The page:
Convolution reverb

Convolution reverb

In audio signal processing, convolution reverb is a process for digitally simulating the reverberation of a physical or virtual space. It is based on the mathematical convolution operation, and uses a pre-recorded audio sample of the impulse response of the space being modelled. To apply the reverberation effect, the impulse-response recording is first stored in a digital signal-processing system. This is then convolved with the incoming audio signal to be processed. The process of convolution multiplies each sample of the audio to be processed (reverberated) with the samples in the impulse response file.


Creation of impulse responses

An impulse response is a recording of the reverberation that is caused by an acoustic space when an ideal impulse is played. However, an ideal impulse is a mathematical construct, and cannot exist in reality, as it would have to be infinitesimally narrow in time. Therefore, approximations have to be used: the sound of an electric spark, starter pistol shot or the bursting of a balloon, for instance. A recording of this approximated ideal impulse may be used directly as an impulse response. Techniques involving starter pistols and balloons are sometimes referred to as transient methods, and the response is contained at the beginning of the recording in an impulse.

Another technique, referred to as the sine sweep method, covers the entire audible frequency range, which can result in a broader-range, and higher-quality, impulse response. This involves the use of a longer sound to excite a space (typically a sine sweep), which is then put through a process of deconvolution to produce an impulse response. This approach has the advantage that such sounds are less susceptible to distortion; however, it requires more sophisticated processing to produce a usable impulse response.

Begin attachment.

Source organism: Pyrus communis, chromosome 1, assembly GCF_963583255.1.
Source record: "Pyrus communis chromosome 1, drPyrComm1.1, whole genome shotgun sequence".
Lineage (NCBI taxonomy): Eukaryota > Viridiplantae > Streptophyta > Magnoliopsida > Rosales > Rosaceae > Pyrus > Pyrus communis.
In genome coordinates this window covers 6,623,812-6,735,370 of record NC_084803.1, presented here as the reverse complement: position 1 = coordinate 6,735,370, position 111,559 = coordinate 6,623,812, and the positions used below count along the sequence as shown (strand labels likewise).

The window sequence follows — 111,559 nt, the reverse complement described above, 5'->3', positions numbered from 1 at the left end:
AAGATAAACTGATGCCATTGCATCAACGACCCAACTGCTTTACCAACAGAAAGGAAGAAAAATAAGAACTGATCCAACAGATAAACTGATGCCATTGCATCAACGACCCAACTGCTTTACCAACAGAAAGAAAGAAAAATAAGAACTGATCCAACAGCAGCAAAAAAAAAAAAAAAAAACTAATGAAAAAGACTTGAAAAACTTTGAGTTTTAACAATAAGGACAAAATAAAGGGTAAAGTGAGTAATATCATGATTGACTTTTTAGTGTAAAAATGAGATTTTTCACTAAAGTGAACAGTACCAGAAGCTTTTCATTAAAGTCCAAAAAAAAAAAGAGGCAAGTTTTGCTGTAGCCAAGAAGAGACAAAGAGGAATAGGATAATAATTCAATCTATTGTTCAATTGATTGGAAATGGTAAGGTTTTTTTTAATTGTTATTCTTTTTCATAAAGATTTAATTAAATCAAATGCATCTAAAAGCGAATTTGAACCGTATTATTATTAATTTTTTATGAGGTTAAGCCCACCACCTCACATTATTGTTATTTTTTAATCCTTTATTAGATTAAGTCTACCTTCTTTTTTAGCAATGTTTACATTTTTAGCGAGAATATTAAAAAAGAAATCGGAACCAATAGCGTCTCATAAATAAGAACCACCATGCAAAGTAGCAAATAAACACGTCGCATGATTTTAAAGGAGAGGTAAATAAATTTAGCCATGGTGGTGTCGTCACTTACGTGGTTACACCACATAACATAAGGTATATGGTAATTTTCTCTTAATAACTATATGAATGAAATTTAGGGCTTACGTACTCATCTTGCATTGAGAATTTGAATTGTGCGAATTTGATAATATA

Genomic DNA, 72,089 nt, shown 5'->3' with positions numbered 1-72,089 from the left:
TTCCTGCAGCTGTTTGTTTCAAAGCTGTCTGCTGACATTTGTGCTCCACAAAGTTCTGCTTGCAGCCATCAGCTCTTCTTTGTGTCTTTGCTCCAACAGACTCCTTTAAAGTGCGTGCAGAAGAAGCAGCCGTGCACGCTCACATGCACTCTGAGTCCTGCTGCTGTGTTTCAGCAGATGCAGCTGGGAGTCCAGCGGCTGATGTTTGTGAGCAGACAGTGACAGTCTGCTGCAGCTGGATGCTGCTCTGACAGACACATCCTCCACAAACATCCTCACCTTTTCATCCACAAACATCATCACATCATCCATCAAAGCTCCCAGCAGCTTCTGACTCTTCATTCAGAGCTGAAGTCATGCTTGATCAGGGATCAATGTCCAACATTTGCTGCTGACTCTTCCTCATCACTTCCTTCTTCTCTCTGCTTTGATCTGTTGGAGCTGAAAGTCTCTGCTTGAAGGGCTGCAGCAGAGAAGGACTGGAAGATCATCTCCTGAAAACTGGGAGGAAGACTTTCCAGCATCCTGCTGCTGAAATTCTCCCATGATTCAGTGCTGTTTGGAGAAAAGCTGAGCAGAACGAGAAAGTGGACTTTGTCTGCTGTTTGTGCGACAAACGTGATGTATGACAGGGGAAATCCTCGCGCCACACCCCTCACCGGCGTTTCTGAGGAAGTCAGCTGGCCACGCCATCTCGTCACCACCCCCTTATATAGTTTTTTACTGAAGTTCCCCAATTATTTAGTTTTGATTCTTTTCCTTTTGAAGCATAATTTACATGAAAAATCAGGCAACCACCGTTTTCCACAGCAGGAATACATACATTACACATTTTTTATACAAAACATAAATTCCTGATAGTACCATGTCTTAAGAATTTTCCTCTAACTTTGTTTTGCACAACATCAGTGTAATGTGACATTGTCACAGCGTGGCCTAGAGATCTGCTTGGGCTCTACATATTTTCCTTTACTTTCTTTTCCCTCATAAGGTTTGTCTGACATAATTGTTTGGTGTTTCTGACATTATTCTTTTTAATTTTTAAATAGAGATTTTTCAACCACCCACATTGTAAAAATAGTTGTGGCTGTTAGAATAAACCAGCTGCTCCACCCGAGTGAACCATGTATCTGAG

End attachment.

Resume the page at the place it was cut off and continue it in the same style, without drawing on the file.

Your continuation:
A third approach involves using maximum-length sequences, but this is difficult in practice because such sequences are highly susceptible to distortion.

The impulse response of a system is equal to the inverse Fourier Transform of the cross-correlation of the output of the system with the auto-correlation of the input to the system. For example, to sample the acoustic properties of a larger space such as a small church or cathedral, the space can simply be excited using white noise, with the result recorded both near the source, and somewhere else in the space. The coefficients of a finite impulse response can then be generated using the mathematical approach mentioned above.


Real space simulation

The primary goal of a convolution reverb is to sample real spaces, in order to simulate the acoustics of the sampled space. A straightforward and simple mono example of capturing an impulse response would be to set up a microphone in a concert hall and to place the microphone in the centre of the auditorium. Next, produce a very brief pulse (often an electric spark) of sound, and record everything that the microphone picks up, which includes both the original sound and the response of the room to it. The recorded take would then be cleanly edited and loaded into the convolution processor. This convolution can be applied as part of a signal processing chain.

Machine simulation

It is also possible to sample the impulse response of a reverberation unit, instead of sampling a real space. Thus, it is possible to use a convolution reverb in place of a hardware machine. The techniques used to sample a reverberation unit are the same as the ones used to sample real spaces.

External links

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